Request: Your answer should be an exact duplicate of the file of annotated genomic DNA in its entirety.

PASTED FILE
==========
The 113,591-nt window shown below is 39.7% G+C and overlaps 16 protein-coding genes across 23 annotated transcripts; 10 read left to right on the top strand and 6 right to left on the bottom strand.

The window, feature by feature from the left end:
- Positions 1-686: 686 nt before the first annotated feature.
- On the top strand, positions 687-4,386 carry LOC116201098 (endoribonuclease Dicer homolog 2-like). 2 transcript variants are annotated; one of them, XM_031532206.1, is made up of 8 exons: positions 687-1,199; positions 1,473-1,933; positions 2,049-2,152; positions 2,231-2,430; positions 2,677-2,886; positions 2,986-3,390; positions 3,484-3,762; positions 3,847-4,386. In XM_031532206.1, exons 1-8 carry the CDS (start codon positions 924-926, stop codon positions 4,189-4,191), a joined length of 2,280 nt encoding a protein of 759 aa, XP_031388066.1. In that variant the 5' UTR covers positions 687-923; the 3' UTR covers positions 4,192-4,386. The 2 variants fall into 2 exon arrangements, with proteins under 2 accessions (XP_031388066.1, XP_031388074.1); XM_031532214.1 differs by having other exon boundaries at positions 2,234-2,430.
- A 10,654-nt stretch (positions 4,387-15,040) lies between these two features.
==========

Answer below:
The 113,591-nt window shown below is 39.7% G+C and overlaps 16 protein-coding genes across 23 annotated transcripts; 10 read left to right on the top strand and 6 right to left on the bottom strand.

The window, feature by feature from the left end:
- Positions 1-686: 686 nt before the first annotated feature.
- On the top strand, positions 687-4,386 carry LOC116201098 (endoribonuclease Dicer homolog 2-like). 2 transcript variants are annotated; one of them, XM_031532206.1, is made up of 8 exons: positions 687-1,199; positions 1,473-1,933; positions 2,049-2,152; positions 2,231-2,430; positions 2,677-2,886; positions 2,986-3,390; positions 3,484-3,762; positions 3,847-4,386. In XM_031532206.1, exons 1-8 carry the CDS (start codon positions 924-926, stop codon positions 4,189-4,191), a joined length of 2,280 nt encoding a protein of 759 aa, XP_031388066.1. In that variant the 5' UTR covers positions 687-923; the 3' UTR covers positions 4,192-4,386. The 2 variants fall into 2 exon arrangements, with proteins under 2 accessions (XP_031388066.1, XP_031388074.1); XM_031532214.1 differs by having other exon boundaries at positions 2,234-2,430.
- A 10,654-nt stretch (positions 4,387-15,040) lies between these two features.